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#1327285 - 12/17/09 07:57 AM Lost Motion Compensated Grand Action  
Joined: Nov 2008
Posts: 5,773
UnrightTooner Offline
5000 Post Club Member
UnrightTooner  Offline
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Joined: Nov 2008
Posts: 5,773
Bradford County, PA
Saw a different grand action than I am used to. Instead of a true unacorda, the soft pedal moved the hammers closer to the strings. What was interesting was that the soft pedal lifted both the whippens and the rebound rail. Like an upright with lost motion compensation, there was a small, additional lever on the whippen that is lifted by the soft pedal lever. The rep lever had a bossed hole for access to the rep spring screw, also. It was a something-or-other Meyer made in Chicago with ice cream cone legs. Long ago someone had glued some front rail punchings to the rebound rail felt in places for some reason. All in all it is a bit of a wreck, but will do what I can for the owners including a pin block treatment next month.

Is this a very unusual action? The only reason I noticed was that a couple of notes where blocking against the strings and I needed to pull the action. Otherwise, I try to leave well enough alone on these musty, rusty, trusty pianos. One thing I did learn is that lining up the screws when fastening the action back into the piano is not enough. You have to get it precisely where it was or the tone is different.


Jeff Deutschle
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Who taught the first chicken how to peck?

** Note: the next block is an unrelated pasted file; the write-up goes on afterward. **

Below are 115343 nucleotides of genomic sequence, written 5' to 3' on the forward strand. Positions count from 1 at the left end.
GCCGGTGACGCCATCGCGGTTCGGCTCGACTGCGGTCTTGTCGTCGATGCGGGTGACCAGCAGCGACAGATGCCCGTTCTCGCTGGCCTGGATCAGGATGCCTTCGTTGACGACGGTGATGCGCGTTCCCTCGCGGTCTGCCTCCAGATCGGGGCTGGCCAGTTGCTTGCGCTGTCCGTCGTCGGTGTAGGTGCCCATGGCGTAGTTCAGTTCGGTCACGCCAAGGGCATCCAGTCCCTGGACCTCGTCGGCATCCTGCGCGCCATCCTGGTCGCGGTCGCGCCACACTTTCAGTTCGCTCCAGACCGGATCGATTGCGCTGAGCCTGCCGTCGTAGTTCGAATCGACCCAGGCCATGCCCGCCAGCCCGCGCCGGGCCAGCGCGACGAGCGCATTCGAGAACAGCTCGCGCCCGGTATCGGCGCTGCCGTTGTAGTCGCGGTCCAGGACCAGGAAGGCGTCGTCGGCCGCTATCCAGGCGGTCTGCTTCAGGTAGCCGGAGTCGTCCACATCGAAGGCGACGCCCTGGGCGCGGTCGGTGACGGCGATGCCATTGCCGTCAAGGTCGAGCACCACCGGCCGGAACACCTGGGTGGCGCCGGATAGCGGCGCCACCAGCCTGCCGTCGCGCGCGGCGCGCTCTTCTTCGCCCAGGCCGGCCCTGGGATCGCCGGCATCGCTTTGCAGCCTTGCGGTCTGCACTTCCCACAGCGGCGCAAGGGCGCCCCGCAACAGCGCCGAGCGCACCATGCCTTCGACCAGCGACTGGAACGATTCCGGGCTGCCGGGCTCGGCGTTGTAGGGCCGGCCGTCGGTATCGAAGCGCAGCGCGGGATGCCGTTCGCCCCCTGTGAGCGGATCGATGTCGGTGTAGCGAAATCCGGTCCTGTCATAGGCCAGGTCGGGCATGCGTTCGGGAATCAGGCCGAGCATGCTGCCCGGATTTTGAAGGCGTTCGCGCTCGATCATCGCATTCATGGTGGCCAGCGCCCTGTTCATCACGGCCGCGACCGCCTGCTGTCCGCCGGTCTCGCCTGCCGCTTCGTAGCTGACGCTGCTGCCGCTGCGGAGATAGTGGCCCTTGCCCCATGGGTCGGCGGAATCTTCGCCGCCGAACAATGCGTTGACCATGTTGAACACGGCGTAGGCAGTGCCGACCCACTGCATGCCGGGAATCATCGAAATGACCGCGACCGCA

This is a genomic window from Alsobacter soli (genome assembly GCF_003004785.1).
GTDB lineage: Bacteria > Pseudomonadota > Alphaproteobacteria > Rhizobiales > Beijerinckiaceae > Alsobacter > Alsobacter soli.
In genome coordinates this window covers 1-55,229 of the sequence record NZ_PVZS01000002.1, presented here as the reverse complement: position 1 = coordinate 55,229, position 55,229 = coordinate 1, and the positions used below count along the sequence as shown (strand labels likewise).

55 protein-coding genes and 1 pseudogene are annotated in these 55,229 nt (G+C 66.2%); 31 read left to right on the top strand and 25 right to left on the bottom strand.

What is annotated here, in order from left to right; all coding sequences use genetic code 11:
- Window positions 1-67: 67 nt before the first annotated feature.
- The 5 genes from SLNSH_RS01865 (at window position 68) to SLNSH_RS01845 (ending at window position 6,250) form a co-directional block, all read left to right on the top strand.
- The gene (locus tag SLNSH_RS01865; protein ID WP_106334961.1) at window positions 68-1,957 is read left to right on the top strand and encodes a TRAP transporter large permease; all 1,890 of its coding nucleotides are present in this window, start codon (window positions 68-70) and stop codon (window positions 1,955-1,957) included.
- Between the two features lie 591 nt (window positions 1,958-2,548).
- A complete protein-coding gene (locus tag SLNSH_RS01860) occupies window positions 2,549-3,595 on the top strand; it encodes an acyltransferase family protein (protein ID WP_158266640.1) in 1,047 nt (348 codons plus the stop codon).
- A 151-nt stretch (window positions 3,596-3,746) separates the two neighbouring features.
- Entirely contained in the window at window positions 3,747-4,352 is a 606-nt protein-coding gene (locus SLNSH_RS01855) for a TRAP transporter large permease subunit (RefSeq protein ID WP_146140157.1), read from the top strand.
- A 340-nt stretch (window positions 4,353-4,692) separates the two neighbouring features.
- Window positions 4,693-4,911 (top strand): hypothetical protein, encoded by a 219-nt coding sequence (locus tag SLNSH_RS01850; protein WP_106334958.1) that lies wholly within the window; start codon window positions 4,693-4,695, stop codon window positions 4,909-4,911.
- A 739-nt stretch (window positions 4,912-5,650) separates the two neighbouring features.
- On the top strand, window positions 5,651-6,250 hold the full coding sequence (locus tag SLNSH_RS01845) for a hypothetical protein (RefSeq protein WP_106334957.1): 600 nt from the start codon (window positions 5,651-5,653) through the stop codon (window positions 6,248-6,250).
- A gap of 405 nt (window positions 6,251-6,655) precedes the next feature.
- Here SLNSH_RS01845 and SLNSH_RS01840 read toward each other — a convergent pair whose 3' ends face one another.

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#1327302 - 12/17/09 08:40 AM Re: Lost Motion Compensated Grand Action [Re: UnrightTooner]  
Joined: Jun 2001
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Bob Offline
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Bob  Offline
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Florida
I see them occasionally. Not my favorite action, but the key touch can be fairly good. I've always let the hammer shanks rest on the rail. They are often seen on the lower quality instruments. Parts are usually non-standard.

Last edited by Bob; 12/17/09 08:41 AM.
#1327310 - 12/17/09 08:56 AM Re: Lost Motion Compensated Grand Action [Re: Bob]  
Joined: Nov 2008
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UnrightTooner Offline
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UnrightTooner  Offline
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Bradford County, PA
Thanks, Bob:

So why do you let the shanks rest on the rail?


Jeff Deutschle
Part-Time Tuner
Who taught the first chicken how to peck?

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